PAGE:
Monday, August 2, 2010
While there isn’t a set of manners better or more important than another per se, I believe table manners are some of the most necessary. After all, we eat several times per day, often in the company of others-business clients; colleagues, family and friends. As such, I have chosen this for today’s topic.
Knowing and exhibiting proper table etiquette will allow you to ease through dining experience with polish and grace and are essential to professional success. The purpose of manners and etiquette is always to make others and yourself feel more comfortable, not less comfortable.
20 Table-Friendly Tips
1. Be properly dressed for the dining occasion. It is always better to arrive overdressed vs. underdressed.
2. Never speak with food in your mouth, and always chew with your mouth closed-I listed this first because it is without a doubt the most essential.
3. Always turn your cell phone off before preparing to dine with others.
4. Do not smoke at the table. It can ruin a good meal for others still eating and may not be accepted by everyone, especially non-smokers.
5. Place your napkin in your lap upon being seated.
6. Keep elbows at your sides and off of the table. Use good posture, avoid slouching or lean back in your chair, even if it’s late and you’re extremely tired.
7. If water is placed on the table, proper etiquette dictates that the closest person to it should offer to pour for everyone, being sure to serve themselves last. The same applies to coffee and tea also.
8. Resist the urge to order a dish that would be hard to eat with a knife and fork, you’ll only draw unwanted attention to yourself. Also, do not pick up anything with your fingers, except for bread. Foods like chicken wings or corn-on-the-cob should never be served or ordered at a formal dinner.
9. Do not order the most expensive items on the menu unless you are specifically told that it is okay to do so. Likewise, do not order an alcoholic drink unless your host does first. Should they choose to, it is acceptable for you to also have one but etiquette dictates that you should limit yourself to just that one. Should a server arrive at the table and ask you before the host has ordered, you can mention that you are still deciding.
10. Only season your food once you have tasted it first. When passing the salt and pepper it’s important to remember that they travel together like a bride & groom, so be sure to pass them both to the next person who requests either one.
11. Should you require something from across the table, always ask someone to pass it to you, it is never acceptable to reach across the table.
12. When at a formal table setting, always pick up and use utensils from the outside in towards the dinner plate. One you’ve picked up a utensil, it shouldn’t touch the table again. If it falls to the floor, do not pick it up and be sure to ask for a replacement.
13. While eating, be sure to slice food pieces small enough that you can eat what is on your fork in one bite. Do not leave half of the food on your utensil.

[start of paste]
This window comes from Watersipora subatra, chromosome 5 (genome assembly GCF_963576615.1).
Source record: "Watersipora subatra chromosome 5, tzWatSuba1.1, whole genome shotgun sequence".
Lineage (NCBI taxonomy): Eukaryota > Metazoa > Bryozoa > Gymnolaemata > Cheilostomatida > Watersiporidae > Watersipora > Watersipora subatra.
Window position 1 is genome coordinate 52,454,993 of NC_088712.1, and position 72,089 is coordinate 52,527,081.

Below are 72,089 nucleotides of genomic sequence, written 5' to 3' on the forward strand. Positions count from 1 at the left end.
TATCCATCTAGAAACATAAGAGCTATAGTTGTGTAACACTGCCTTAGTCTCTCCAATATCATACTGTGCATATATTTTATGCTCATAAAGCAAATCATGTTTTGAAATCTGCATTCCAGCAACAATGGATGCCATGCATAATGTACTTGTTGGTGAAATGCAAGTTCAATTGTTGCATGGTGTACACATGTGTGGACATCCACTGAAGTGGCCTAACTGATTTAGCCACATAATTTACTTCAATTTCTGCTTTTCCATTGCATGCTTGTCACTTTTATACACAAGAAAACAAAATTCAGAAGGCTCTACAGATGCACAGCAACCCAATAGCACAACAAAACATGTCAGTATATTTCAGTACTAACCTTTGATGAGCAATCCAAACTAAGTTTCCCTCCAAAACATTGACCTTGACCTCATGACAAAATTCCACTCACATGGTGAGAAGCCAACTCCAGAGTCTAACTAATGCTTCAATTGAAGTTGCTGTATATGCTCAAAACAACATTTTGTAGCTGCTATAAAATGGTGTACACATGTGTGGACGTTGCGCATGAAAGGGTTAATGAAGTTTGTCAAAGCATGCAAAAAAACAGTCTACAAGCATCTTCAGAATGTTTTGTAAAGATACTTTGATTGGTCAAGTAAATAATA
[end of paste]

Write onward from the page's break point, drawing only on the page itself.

14. Cut one piece of food at a time and eat each piece before cutting another. Avoid cutting up food into small pieces on your plate all at once as if preparing to serve it to a toddler.
15. Never comment negatively about the food that is being served in someone’s home, but in a restaurant do mention what you would like changed so that you can enjoy your meal, especially as it pertains to items that are undercooked or overcooked.
16. Never move food from your plate to another person's plate or take food off of someone else's plate. Appetizer plates are fine for sharing and in such case your server should offer each person at the table some of each. In casual settings it would be appropriate for each person to take a bit of the appetizers, leaving enough for other guests.
17. Always try your best to keep pace with the other people you are dining with. Social etiquette requires that you shouldn’t finish your meal long after or before your dining companion does.
18. It is never okay to fix one’s hair, use a toothpick or otherwise pick teeth at the table, or apply lipstick or other makeup. The ladies’ room is the appropriate place to floss teeth, and get freshened up.
19. Try to visit the restroom if necessary upon arrival, before the meal begins or after all food has been cleared from the table. It is poor etiquette to leave the table in the middle of a meal. Only do so if it is an emergency.
20. When leaving the table, always be sure to push in your chair.
This is by no means a complete list as this is a topic that could bring about a whole book of recommendations and considerations. Instead of writing a really long post, I thought I’d ask you what tips you learned while growing up that really stuck with you, or that you now teach your own children as it pertains to table manners? I’d love to hear how you are doing things in your home.
Next week we'll be continuing this topic as we discuss place setting and how to set a table as per a reader's request.
Thank you for reading!